When my children were babies, they seemed to prefer being awake to being asleep, making me question the meaning of that common phrase, “Sleep like a baby.” During many dark and frustrating nights, they fussed and I lost sleep, dreading the alarm at six in the morning.
But at least having a little one in the house seemed a solid reason to lose sleep; after all, it’s part of the price parents pay, right?
The insomnia that hit me full-force at age 49 when I entered menopause was a whole different story. My children had long since become excellent sleepers, and I knew enough to understand hormonal shifts can wreak havoc on sleep patterns during menopause.
Most nights I lay awake for a long time before falling asleep; I went to bed each night with renewed hope that I would miraculously sink into a deep and restful sleep, yet months went by as I lay awake nightly for hours, finally losing consciousness three or four hours before I needed to get up.
Napping wasn’t usually an option because of my work schedule; but when I had enough flexibility to relax in my recliner during mid-afternoon, I sometimes slept for a couple of hours, waking refreshed.
While some people seem to do quite well on limited sleep, I was not one of them. Getting about half the sleep I felt I needed to function optimally turned me into a zombie.
I knew other women in my age group who claimed the insomnia associated with menopause (along with other annoying symptoms like dry skin and hair loss) disappeared when they began hormone replacement therapy (HRT).
However, I was firmly opposed to subjecting my human body to the hormones made from horse urine in traditionally-prescribed medications. Years later, I read about how the Women’s Health Initiative Study, a federally funded program set up to monitor how menopausal women responded to conventional HRT, ceased three years before expected due to higher rates of breast cancer, stroke and blood clots for women taking Premarin™ and Prempro™.*
I just wanted to sleep, and I knew there had to be a natural remedy for insomnia that would help me. Through a combination of strategies over a period of years, I finally found myself sleeping deeply most nights.
Here’s how I managed it:
1. Bioidentical Hormone Therapy
For me, this was a temporary solution, a “fix” I could not use long-term because of a price tag beyond my budget. However, I believe taking these hormones for six months helped my body stretch toward and settle into a “new” normal; if you are suffering from hormone-related insomnia and you can afford this experiment, it may be as helpful for you as it was for me.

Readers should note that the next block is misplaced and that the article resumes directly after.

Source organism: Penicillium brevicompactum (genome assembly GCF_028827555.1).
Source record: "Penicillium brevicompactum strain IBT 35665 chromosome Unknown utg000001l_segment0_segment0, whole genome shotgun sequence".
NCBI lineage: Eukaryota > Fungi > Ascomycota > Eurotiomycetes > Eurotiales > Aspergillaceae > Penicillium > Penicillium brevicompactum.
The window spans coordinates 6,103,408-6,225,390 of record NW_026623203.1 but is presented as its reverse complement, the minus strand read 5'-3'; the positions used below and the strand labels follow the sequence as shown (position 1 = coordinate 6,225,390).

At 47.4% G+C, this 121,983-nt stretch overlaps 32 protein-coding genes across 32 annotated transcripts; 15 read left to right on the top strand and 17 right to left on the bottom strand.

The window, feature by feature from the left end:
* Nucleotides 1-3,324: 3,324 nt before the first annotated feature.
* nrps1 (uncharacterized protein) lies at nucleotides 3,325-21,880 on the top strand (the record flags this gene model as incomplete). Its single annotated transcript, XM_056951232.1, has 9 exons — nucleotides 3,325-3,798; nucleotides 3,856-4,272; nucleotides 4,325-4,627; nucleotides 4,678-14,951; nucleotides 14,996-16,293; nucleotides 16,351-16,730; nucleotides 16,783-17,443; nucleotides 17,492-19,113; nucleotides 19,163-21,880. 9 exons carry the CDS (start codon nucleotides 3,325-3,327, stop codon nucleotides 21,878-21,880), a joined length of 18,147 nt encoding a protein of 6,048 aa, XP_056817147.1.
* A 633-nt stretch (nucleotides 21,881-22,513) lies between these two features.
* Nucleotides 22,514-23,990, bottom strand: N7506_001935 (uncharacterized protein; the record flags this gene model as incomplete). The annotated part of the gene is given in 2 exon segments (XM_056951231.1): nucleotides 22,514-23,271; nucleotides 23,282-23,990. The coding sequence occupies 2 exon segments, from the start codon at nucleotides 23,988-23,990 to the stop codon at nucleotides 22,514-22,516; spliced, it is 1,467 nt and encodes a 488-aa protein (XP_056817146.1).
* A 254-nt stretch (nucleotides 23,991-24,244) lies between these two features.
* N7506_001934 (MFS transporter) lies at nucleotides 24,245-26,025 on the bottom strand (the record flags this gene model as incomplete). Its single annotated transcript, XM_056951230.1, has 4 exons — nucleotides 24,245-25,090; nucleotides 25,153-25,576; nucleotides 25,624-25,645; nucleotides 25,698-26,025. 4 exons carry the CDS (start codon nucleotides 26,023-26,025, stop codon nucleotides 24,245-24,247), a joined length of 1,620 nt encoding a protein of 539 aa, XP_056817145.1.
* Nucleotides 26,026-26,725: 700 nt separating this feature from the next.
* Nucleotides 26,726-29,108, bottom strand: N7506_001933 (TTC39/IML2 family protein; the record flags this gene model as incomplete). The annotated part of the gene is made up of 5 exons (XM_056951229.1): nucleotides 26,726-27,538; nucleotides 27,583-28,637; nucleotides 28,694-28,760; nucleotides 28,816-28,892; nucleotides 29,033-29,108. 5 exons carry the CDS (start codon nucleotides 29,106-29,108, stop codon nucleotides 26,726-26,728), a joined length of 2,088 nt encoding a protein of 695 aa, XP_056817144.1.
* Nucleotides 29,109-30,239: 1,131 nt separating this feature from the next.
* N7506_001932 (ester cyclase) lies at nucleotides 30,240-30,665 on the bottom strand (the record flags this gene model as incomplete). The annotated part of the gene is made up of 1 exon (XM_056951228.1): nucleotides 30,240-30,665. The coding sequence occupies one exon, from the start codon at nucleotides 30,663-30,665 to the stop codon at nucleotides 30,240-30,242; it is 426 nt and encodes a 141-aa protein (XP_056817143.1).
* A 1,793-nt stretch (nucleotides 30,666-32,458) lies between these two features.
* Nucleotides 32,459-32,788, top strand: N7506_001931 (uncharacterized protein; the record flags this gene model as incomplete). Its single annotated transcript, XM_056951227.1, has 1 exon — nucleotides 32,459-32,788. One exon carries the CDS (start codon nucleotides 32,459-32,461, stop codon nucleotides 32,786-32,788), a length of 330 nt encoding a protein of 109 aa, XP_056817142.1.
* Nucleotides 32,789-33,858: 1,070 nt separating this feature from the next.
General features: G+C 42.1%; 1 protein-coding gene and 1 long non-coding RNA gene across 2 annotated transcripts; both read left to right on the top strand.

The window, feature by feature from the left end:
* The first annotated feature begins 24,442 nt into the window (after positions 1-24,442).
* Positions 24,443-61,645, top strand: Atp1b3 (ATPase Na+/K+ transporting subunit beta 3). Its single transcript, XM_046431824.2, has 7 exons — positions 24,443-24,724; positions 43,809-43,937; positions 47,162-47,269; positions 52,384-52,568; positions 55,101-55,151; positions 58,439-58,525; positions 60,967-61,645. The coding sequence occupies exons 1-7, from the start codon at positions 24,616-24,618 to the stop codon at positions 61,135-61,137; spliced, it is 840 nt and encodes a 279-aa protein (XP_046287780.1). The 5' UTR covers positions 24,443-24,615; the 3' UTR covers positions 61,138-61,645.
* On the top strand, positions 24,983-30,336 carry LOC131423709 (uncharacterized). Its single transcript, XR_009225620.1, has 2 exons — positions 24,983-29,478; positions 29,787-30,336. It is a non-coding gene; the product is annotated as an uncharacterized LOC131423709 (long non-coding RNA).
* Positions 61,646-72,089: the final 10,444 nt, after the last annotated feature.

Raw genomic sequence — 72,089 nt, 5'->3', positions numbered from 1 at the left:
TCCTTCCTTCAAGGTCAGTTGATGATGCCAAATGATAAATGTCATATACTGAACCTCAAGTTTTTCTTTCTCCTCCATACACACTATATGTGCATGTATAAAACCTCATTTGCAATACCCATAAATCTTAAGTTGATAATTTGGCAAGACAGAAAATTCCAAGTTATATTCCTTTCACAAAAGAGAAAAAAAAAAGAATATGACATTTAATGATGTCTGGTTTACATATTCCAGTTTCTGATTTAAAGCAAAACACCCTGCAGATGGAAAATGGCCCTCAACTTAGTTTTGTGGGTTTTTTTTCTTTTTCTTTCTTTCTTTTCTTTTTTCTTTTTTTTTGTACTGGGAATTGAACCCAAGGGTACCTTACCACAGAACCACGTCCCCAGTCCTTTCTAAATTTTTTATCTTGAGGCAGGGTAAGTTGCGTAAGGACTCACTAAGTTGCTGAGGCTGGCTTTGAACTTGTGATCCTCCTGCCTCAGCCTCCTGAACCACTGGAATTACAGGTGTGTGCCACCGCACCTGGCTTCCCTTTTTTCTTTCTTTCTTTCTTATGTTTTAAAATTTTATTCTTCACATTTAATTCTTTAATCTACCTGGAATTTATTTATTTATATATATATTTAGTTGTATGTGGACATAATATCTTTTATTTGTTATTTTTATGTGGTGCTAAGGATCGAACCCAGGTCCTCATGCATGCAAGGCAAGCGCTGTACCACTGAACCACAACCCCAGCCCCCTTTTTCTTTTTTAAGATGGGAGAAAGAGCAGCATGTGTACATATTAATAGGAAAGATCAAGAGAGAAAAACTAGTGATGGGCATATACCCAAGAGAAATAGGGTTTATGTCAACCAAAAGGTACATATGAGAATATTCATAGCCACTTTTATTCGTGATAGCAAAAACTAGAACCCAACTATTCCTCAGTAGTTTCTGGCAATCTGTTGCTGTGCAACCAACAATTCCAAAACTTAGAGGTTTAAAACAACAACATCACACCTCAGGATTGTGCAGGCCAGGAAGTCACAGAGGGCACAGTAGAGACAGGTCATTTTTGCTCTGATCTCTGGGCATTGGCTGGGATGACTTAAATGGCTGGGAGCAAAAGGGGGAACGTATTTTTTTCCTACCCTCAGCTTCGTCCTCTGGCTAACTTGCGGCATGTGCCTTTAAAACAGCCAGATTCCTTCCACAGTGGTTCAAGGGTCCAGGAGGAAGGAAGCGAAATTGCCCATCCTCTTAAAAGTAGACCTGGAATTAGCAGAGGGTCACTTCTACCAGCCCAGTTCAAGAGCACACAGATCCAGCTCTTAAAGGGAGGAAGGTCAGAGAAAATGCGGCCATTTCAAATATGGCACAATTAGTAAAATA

Synthesized using plant chemicals sourced from soy and yams, the molecular structure is identical to human sex hormones, and these substances affect the body in exactly the same way hormones your body manufactures do. Bioidentical hormones are available at pharmacies in “standard” dosages (commonly prescribed, a sort of one-size-fits-all); this is what I used. If your doctor prescribes a different formula based on your saliva test, you’ll need to get them from a compounding pharmacy.
During this six months, I also made a point of experimenting with other strategies I could incorporate at low or no-cost.
2. Make it a Dark and Quiet Night
During menopause, I was hyper-aware of noise and light as I was going to sleep. I was very sensitive to light, and an early sunrise could wake me after a short night. I began wearing a mask to block light, and ear plugs to dull sound.
3. Non-Negotiable Scheduling and Protection of Sleeping Space
You’ve heard it before, and I found it to be true: going to bed and getting up at the same time each day truly promotes good sleep. I wasn’t a television watcher, but I had always enjoyed reading in bed. I gave that up, and began to groom and regard my bed as a wonderful, peaceful and comfortable place for sleeping. Expectations can be key to great outcomes!
4. Deep Breathing
Once you’ve settled yourself in bed (perhaps with ear plugs and mask to decrease distractions), breathe deeply, fully filling the lungs and then releasing all air; breathe slowly and deeply, continuing until it feels like the most natural thing in the world. Shoot for a minimum of ten minutes, and just keep going if you’re still awake. This relaxes both body and mind, and can lead directly to sleep. It may take some time before you get the hang of allowing deep breathing to help decrease unwelcome mental activity that can keep you awake, but with practice, you’ll likely find it very effective.
My insomnia began with menopause, and by the time I had been taking bioidentical hormones for about two weeks, I was falling asleep easily about four nights out of seven within 30 to 40 minutes of getting in bed.
I only took the medication for six months, but I continue to use ear plugs and a mask. The few times I haven’t used them, it took me a little longer to fall asleep, but not having them didn’t affect the quality of my sleep. I reserve the bedroom for sleeping only, and deep breathing has become a part of my bedtime routine I can count on to make me feel relaxed and drowsy.
More than a decade later, I only have trouble falling asleep once or twice a month.
For those whose sleep issues are unrelated to hormonal changes, employing strategies two, three and four can help anyone looking for a natural remedy for insomnia. Here’s to deep and restful sleep!